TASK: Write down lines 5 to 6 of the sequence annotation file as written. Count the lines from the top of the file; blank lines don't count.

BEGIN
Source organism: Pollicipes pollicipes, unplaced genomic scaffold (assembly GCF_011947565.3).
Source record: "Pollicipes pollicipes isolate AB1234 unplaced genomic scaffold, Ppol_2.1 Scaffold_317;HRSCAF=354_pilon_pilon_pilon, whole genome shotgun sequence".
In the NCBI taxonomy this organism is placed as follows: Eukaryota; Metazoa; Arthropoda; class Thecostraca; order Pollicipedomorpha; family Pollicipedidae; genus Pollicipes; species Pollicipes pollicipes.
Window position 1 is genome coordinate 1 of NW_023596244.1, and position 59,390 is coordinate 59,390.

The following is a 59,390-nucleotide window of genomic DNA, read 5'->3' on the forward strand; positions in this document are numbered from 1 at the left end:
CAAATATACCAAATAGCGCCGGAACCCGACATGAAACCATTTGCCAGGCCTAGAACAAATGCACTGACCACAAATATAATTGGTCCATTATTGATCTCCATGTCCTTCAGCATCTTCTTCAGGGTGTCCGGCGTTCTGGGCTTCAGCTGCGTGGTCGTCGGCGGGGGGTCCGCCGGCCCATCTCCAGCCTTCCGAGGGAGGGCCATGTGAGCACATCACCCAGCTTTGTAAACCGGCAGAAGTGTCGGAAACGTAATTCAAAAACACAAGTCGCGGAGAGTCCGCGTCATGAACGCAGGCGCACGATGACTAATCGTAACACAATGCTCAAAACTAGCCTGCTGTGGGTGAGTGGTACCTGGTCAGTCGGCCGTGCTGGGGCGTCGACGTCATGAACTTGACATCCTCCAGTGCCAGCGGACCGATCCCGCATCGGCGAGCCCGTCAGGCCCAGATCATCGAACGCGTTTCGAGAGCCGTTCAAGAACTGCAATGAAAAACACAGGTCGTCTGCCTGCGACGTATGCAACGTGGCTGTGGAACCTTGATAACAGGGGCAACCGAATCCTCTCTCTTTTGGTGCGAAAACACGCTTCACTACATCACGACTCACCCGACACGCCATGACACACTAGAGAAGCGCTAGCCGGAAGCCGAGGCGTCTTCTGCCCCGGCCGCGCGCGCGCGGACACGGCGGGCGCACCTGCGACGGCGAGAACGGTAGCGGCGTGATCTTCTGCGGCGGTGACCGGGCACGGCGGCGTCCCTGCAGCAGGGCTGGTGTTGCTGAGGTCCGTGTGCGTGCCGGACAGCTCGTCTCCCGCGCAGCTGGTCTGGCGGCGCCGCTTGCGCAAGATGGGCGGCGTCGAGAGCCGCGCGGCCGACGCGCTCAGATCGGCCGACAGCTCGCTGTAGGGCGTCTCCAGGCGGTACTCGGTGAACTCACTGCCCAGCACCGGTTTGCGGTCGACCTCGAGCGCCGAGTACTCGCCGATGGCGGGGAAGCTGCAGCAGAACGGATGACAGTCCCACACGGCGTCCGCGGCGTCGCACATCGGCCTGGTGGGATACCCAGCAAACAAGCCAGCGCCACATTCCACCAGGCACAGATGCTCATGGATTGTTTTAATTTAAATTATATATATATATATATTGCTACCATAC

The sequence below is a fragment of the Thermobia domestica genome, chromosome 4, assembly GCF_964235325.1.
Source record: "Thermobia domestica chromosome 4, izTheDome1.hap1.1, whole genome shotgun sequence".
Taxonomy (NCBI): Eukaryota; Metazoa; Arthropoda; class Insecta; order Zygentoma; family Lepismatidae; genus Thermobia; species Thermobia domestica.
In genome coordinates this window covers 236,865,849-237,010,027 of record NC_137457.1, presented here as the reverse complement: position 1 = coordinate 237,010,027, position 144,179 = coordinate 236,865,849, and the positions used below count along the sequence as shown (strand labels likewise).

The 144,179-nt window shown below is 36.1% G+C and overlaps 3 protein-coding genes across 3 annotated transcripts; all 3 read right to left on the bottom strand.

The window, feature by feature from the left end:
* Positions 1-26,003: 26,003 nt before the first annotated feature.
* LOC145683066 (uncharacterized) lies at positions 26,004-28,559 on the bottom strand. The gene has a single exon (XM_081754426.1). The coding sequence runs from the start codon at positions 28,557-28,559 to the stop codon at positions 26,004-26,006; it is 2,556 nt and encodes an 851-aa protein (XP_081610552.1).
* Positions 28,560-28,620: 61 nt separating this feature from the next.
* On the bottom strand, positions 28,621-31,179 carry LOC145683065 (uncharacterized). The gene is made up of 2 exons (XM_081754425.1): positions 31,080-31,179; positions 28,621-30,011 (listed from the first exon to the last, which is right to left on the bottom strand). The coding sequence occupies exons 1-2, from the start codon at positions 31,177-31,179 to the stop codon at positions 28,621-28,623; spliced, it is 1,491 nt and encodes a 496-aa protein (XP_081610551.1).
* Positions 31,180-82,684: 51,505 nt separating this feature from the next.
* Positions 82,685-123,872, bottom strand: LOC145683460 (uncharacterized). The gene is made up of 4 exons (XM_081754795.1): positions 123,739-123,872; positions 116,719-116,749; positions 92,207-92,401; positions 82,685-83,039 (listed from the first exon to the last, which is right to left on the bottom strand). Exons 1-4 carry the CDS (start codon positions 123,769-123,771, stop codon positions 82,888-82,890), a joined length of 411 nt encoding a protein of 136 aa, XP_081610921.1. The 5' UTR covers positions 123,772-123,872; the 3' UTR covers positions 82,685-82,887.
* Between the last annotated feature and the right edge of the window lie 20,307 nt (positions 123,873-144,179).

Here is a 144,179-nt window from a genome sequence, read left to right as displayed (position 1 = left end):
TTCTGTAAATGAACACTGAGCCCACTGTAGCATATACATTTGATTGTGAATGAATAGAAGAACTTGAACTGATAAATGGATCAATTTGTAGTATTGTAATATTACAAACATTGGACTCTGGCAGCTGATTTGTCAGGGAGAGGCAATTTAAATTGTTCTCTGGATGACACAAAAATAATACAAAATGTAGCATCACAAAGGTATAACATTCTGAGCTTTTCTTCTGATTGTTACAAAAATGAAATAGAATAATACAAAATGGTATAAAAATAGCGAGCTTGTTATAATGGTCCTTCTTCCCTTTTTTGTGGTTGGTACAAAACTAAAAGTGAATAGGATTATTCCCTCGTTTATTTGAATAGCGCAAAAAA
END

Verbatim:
The following is a 59,390-nucleotide window of genomic DNA, read 5'->3' on the forward strand; positions in this document are numbered from 1 at the left end:
CAAATATACCAAATAGCGCCGGAACCCGACATGAAACCATTTGCCAGGCCTAGAACAAATGCACTGACCACAAATATAATTGGTCCATTATTGATCTCCATGTCCTTCAGCATCTTCTTCAGGGTGTCCGGCGTTCTGGGCTTCAGCTGCGTGGTCGTCGGCGGGGGGTCCGCCGGCCCATCTCCAGCCTTCCGAGGGAGGGCCATGTGAGCACATCACCCAGCTTTGTAAACCGGCAGAAGTGTCGGAAACGTAATTCAAAAACACAAGTCGCGGAGAGTCCGCGTCATGAACGCAGGCGCACGATGACTAATCGTAACACAATGCTCAAAACTAGCCTGCTGTGGGTGAGTGGTACCTGGTCAGTCGGCCGTGCTGGGGCGTCGACGTCATGAACTTGACATCCTCCAGTGCCAGCGGACCGATCCCGCATCGGCGAGCCCGTCAGGCCCAGATCATCGAACGCGTTTCGAGAGCCGTTCAAGAACTGCAATGAAAAACACAGGTCGTCTGCCTGCGACGTATGCAACGTGGCTGTGGAACCTTGATAACAGGGGCAACCGAATCCTCTCTCTTTTGGTGCGAAAACACGCTTCACTACATCACGACTCACCCGACACGCCATGACACACTAGAGAAGCGCTAGCCGGAAGCCGAGGCGTCTTCTGCCCCGGCCGCGCGCGCGCGGACACGGCGGGCGCACCTGCGACGGCGAGAACGGTAGCGGCGTGATCTTCTGCGGCGGTGACCGGGCACGGCGGCGTCCCTGCAGCAGGGCTGGTGTTGCTGAGGTCCGTGTGCGTGCCGGACAGCTCGTCTCCCGCGCAGCTGGTCTGGCGGCGCCGCTTGCGCAAGATGGGCGGCGTCGAGAGCCGCGCGGCCGACGCGCTCAGATCGGCCGACAGCTCGCTGTAGGGCGTCTCCAGGCGGTACTCGGTGAACTCACTGCCCAGCACCGGTTTGCGGTCGACCTCGAGCGCCGAGTACTCGCCGATGGCGGGGAAGCTGCAGCAGAACGGATGACAGTCCCACACGGCGTCCGCGGCGTCGCACATCGGCCTGGTGGGATACCCAGCAAACAAGCCAGCGCCACATTCCACCAGGCACAGATGCTCATGGATTGTTTTAATTTAAATTATATATATATATATATTGCTACCATAC